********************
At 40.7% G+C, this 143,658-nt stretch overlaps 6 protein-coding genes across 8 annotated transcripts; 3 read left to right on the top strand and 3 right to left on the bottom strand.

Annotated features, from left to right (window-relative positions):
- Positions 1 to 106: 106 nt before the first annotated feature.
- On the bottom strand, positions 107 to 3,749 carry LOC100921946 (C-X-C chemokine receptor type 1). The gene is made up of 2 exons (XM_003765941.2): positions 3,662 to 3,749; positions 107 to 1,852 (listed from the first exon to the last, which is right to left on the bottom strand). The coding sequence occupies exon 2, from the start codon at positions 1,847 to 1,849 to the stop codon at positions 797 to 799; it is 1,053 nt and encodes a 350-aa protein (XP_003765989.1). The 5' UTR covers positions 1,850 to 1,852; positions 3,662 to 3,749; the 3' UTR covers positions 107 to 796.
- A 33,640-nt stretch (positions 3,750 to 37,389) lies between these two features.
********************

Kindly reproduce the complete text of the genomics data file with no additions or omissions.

At 40.7% G+C, this 143,658-nt stretch overlaps 6 protein-coding genes across 8 annotated transcripts; 3 read left to right on the top strand and 3 right to left on the bottom strand.

Annotated features, from left to right (window-relative positions):
- Positions 1 to 106: 106 nt before the first annotated feature.
- On the bottom strand, positions 107 to 3,749 carry LOC100921946 (C-X-C chemokine receptor type 1). The gene is made up of 2 exons (XM_003765941.2): positions 3,662 to 3,749; positions 107 to 1,852 (listed from the first exon to the last, which is right to left on the bottom strand). The coding sequence occupies exon 2, from the start codon at positions 1,847 to 1,849 to the stop codon at positions 797 to 799; it is 1,053 nt and encodes a 350-aa protein (XP_003765989.1). The 5' UTR covers positions 1,850 to 1,852; positions 3,662 to 3,749; the 3' UTR covers positions 107 to 796.
- A 33,640-nt stretch (positions 3,750 to 37,389) lies between these two features.